MacBook Air Core Shutdown
I have been using a MacBook Air as my sole laptop for a month or so now. In general I feel very positive about my experience with it. However, there is one issue that seems to be plaguing myself and other MacBook Air owners. When taxing the CPU for extended periods, the MacBook Air shuts down one of it’s cores to prevent overheating. The easiest way to reproduce the problem is to watch a few YouTube videos. After approximately 15 minutes the Mac OS X Activity Monitor clearly shows only one core running. Within a few minutes of the CPU load being lightened, the dormant core springs back to life.
While running on only one CPU core, the MacBook Air is barely usable. The UI becomes jittery and the onscreen trackpad pointer jumps around.
While trying to find a solution to the problem I came across this forum post. The author suggests an application called ‘Coolbook‘ which purports to underclock the laptops CPU by lowering the voltage supplied to the processor and by more agressively throttling the speed of the CPU. My initial reaction was one of extreme skepticism. Alarm bells were ringing. While I consider myself a geek I have never dabbled with overclocking of CPU’s and have never even heard of underclocking. But after reading five pages of positive responses I decided to take the plunge and install ‘Coolbook’.
Firstly, let’s describe the applications UI as abysmal. There is no getting away from it. Maybe it would make more sense to someone with experience in underclocking but the whole point in a GUI is to assist the uninitiated in achieving their goals without having to resort to technical manuals. Needless to say I had to resort to the manual which is thankfully quite good.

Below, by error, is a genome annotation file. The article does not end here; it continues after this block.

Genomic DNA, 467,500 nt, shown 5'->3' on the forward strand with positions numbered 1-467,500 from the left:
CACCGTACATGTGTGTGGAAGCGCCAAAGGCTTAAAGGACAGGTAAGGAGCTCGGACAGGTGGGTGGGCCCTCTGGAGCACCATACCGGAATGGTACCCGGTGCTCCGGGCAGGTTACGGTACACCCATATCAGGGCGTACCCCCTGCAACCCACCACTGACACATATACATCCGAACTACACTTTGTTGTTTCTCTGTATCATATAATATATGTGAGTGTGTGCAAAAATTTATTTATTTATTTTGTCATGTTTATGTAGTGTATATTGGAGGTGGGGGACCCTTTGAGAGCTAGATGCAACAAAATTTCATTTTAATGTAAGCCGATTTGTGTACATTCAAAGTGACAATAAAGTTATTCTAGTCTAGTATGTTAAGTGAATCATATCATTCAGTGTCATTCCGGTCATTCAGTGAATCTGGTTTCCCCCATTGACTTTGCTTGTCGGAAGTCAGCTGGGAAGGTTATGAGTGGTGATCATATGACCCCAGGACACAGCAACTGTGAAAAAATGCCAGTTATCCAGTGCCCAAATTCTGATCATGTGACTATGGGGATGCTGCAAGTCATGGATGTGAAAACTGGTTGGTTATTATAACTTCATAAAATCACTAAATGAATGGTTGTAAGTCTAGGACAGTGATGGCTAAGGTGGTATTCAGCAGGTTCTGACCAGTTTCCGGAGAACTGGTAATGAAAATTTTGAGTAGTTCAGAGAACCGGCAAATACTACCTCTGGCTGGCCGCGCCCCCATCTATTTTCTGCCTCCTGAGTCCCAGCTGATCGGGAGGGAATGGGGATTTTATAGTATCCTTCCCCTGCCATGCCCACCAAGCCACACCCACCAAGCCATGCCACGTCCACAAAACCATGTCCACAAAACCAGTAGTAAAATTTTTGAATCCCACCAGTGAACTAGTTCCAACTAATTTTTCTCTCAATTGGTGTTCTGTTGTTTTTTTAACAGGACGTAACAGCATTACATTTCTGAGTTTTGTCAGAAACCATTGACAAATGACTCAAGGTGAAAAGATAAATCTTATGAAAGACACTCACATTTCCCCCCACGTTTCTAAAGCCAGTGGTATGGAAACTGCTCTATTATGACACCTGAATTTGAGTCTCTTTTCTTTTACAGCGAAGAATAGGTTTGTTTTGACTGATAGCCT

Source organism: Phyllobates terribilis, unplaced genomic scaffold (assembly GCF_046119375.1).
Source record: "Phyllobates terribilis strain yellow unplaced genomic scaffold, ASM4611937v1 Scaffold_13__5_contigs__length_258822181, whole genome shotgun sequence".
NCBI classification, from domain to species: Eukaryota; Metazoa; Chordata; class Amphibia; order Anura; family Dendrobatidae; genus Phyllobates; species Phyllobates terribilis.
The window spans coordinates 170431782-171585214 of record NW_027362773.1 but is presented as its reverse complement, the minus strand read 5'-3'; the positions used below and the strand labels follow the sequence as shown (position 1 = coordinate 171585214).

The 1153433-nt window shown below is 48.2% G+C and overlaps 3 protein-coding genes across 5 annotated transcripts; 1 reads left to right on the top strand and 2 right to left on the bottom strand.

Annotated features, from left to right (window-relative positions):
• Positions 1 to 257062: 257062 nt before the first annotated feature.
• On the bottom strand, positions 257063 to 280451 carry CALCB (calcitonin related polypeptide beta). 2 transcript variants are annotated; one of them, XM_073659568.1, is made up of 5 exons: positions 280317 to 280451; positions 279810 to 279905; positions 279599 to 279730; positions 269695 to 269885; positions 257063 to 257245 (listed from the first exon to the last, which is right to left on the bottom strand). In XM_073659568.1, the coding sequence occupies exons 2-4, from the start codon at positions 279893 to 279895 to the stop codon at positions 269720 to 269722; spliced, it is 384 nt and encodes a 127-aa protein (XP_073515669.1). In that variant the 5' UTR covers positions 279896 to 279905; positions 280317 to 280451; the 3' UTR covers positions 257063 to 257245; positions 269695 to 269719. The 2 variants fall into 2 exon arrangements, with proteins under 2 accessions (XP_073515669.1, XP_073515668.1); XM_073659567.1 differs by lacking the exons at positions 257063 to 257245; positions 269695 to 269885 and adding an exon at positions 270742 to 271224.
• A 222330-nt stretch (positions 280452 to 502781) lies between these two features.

After tinkering with the various parameters and following the advice of others on the forum I settled on the following settings…
When power adaptor is plugged in…
600HMz = 0.9V
800MHz = 0.9V
1200MHz = 0.9V
1400Mhz = 0.9V
1600Mhz = 0.95V
When the MacBook is running on battery…
600MHz = 0.9V
800Mhz = 0.9V
1200Mhz = 0.9V
This lowers the voltage supplied to the CPU by 0.2V. Also of note is the removal of the 1400MHz and 1600MHz setting when running on batteries. This has had the following results…
Approx CPU temperature under light load 52C
Approx CPU temperature under heavy load 75C
Fan speed under light load 2500rpm
Fan speed under heavy load 6500rpm
Battery life under light load – 3.35
Approx CPU temperature under light load 43C
Approx CPU temperature under heavy load 62C
Fan speed under light load 2500rpm
Fan speed under heavy load 4250rpm
Battery life under light load – 4.25
Since installing Coolbook, my MacBook Air has suffered no core shutdowns, it has run significantly cooler to the touch, it is quieter (as a result of the lower fan speeds) and it lasts almost an hour longer than usual when running on battery power. As of yet I have found no downsides and I have not experienced any instability.
There is some debate about the possibilities of damaging the CPU by underclocking it. My research leads me to believe that such damage is unlikely and that using too low a voltage will simply result in OS instability. However, I am not advising anyone else rushes into underclocking their MacBook Air. All I offer is my experience with ‘Coolbook‘ for those who might be interested 😉 I will update this post should my experience change over the coming weeks.
Filed under: Apple, Hardware, MacBook Air | 77 Comments